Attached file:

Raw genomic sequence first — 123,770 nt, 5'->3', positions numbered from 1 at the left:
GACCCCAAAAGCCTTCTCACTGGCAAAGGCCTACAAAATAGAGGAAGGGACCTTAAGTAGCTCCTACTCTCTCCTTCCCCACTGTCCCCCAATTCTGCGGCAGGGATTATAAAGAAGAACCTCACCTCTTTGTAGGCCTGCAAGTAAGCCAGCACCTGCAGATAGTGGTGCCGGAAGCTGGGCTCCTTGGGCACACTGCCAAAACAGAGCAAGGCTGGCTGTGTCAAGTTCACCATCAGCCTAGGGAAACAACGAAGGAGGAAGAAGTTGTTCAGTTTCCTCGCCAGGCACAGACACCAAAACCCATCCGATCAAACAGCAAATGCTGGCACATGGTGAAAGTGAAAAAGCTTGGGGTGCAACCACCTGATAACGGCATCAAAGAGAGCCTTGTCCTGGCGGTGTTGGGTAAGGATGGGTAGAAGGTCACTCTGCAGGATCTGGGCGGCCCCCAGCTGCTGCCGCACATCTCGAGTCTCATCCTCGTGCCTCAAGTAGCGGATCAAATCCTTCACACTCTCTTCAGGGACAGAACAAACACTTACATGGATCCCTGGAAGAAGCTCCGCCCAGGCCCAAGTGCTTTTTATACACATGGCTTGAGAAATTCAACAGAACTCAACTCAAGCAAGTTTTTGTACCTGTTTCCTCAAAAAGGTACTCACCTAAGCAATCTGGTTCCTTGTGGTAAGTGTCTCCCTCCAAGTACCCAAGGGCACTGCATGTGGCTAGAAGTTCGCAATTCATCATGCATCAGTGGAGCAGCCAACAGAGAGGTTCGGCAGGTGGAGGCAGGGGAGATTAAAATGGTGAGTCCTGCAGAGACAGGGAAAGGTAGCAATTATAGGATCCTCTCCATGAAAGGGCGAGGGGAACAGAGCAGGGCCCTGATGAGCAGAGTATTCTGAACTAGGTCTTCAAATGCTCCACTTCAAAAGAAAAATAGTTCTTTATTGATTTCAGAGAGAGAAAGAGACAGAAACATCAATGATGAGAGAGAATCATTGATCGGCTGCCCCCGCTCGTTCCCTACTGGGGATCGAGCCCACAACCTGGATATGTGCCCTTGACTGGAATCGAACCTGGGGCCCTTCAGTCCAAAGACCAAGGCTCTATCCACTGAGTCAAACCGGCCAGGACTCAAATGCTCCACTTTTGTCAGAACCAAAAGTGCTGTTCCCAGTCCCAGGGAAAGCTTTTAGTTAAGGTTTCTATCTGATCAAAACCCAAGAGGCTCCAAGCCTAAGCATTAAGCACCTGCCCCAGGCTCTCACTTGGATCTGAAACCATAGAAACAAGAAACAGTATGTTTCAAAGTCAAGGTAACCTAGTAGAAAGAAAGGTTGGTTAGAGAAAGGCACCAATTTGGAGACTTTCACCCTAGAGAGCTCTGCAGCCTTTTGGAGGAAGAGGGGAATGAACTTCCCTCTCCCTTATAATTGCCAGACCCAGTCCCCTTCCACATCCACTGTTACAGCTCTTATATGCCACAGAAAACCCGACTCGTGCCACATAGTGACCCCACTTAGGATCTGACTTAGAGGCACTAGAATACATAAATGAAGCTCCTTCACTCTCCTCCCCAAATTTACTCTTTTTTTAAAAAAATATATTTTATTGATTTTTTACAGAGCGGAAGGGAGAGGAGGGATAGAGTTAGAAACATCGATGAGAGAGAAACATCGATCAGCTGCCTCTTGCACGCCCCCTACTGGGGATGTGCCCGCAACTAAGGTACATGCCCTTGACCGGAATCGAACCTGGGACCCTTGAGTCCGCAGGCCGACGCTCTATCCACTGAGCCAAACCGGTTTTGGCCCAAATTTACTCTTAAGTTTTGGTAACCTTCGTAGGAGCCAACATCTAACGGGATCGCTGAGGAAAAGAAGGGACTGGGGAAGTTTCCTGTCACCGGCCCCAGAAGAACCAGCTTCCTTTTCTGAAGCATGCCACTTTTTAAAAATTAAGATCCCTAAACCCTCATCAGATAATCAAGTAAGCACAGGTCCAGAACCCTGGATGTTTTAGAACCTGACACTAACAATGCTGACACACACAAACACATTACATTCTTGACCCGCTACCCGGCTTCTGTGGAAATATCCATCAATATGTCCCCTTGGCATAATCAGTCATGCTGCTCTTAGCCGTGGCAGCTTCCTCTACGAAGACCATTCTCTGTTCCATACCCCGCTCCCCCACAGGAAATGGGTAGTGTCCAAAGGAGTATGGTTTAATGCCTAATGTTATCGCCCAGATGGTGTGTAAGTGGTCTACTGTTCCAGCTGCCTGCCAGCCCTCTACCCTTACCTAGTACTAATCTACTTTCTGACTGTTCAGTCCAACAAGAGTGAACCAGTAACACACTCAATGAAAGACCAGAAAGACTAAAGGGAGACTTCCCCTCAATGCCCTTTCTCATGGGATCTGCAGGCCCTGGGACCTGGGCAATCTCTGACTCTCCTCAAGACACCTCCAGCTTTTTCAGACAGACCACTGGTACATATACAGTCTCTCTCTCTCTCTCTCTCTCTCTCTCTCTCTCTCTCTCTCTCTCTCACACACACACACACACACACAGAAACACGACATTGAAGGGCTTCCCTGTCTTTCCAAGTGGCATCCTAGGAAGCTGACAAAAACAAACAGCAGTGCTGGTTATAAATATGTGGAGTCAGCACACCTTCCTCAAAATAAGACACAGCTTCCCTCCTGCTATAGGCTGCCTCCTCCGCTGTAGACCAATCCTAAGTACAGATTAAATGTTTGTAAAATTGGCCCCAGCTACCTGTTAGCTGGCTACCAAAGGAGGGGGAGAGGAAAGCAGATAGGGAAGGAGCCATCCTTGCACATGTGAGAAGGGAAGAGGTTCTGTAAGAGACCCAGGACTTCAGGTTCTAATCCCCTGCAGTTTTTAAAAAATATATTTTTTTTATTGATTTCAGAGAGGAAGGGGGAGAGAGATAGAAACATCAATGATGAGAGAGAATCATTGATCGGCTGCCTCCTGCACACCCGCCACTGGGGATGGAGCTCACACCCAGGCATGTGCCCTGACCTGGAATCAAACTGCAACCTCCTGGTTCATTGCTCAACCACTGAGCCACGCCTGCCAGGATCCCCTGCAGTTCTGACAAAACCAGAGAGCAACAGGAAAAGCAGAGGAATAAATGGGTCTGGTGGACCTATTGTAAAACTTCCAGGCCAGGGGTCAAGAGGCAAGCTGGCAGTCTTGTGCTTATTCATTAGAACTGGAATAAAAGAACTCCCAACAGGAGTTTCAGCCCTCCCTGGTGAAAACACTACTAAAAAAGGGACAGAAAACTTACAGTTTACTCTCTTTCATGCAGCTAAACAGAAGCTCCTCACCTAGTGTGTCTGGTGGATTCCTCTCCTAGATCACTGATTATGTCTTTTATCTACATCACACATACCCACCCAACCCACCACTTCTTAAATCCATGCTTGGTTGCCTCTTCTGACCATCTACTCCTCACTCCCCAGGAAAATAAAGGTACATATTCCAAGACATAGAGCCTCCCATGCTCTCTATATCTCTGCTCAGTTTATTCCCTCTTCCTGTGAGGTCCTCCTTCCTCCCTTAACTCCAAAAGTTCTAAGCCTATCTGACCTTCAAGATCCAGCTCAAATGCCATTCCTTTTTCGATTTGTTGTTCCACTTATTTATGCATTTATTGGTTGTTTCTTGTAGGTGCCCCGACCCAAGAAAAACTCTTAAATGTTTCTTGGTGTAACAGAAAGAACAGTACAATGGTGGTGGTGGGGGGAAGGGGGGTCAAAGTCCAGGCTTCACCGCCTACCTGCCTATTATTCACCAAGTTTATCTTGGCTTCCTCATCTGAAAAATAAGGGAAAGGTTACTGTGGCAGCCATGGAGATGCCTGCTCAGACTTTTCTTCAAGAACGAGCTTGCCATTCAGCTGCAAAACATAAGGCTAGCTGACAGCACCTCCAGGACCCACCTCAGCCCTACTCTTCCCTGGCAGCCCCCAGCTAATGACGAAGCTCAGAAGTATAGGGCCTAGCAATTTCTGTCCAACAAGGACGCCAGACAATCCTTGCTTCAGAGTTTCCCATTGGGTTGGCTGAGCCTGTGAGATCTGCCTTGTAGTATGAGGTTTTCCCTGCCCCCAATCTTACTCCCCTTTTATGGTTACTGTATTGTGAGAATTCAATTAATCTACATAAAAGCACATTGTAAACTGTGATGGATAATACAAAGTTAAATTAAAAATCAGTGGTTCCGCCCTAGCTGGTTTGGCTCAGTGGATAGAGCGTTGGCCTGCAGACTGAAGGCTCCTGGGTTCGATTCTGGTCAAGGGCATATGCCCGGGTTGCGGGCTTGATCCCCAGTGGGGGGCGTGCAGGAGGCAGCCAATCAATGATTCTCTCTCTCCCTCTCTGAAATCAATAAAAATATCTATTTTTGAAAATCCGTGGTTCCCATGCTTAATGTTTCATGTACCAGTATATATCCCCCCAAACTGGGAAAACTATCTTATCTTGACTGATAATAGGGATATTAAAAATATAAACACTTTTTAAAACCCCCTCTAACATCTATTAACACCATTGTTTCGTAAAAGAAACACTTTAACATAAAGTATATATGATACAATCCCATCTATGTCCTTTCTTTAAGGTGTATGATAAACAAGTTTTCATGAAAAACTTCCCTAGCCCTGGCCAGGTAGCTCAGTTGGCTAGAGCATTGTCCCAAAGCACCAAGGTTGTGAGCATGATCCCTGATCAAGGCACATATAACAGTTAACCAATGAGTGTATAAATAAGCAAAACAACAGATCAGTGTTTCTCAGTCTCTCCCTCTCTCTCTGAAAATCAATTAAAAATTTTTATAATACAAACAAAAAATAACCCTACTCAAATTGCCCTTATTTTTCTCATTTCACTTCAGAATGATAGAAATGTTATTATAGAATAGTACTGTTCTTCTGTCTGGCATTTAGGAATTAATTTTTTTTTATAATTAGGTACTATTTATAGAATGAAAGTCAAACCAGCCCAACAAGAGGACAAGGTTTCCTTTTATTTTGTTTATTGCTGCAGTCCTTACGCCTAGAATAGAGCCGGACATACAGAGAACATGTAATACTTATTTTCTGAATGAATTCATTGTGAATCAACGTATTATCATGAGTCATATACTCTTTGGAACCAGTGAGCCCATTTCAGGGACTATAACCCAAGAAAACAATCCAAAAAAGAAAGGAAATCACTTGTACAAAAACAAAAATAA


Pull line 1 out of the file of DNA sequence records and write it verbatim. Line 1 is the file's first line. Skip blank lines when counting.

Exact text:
Raw genomic sequence first — 123,770 nt, 5'->3', positions numbered from 1 at the left: